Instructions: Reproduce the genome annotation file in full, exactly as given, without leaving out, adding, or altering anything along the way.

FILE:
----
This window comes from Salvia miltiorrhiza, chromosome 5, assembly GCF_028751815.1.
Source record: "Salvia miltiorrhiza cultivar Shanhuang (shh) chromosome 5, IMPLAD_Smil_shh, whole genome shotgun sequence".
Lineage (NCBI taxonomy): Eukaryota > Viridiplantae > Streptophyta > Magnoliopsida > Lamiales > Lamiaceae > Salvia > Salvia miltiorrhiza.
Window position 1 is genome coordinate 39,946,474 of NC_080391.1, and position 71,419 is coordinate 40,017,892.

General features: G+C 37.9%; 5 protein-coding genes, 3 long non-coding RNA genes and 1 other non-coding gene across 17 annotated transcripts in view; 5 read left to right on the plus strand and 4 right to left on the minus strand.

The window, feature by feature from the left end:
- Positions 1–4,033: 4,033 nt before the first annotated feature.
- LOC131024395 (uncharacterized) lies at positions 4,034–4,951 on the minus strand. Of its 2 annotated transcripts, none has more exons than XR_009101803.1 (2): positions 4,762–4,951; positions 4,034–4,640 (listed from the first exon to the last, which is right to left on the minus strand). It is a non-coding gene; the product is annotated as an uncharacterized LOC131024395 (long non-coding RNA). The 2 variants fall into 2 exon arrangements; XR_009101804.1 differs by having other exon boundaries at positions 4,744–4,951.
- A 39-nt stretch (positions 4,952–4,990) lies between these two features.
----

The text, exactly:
This window comes from Salvia miltiorrhiza, chromosome 5, assembly GCF_028751815.1.
Source record: "Salvia miltiorrhiza cultivar Shanhuang (shh) chromosome 5, IMPLAD_Smil_shh, whole genome shotgun sequence".
Lineage (NCBI taxonomy): Eukaryota > Viridiplantae > Streptophyta > Magnoliopsida > Lamiales > Lamiaceae > Salvia > Salvia miltiorrhiza.
Window position 1 is genome coordinate 39,946,474 of NC_080391.1, and position 71,419 is coordinate 40,017,892.

General features: G+C 37.9%; 5 protein-coding genes, 3 long non-coding RNA genes and 1 other non-coding gene across 17 annotated transcripts in view; 5 read left to right on the plus strand and 4 right to left on the minus strand.

The window, feature by feature from the left end:
- Positions 1–4,033: 4,033 nt before the first annotated feature.
- LOC131024395 (uncharacterized) lies at positions 4,034–4,951 on the minus strand. Of its 2 annotated transcripts, none has more exons than XR_009101803.1 (2): positions 4,762–4,951; positions 4,034–4,640 (listed from the first exon to the last, which is right to left on the minus strand). It is a non-coding gene; the product is annotated as an uncharacterized LOC131024395 (long non-coding RNA). The 2 variants fall into 2 exon arrangements; XR_009101804.1 differs by having other exon boundaries at positions 4,744–4,951.
- A 39-nt stretch (positions 4,952–4,990) lies between these two features.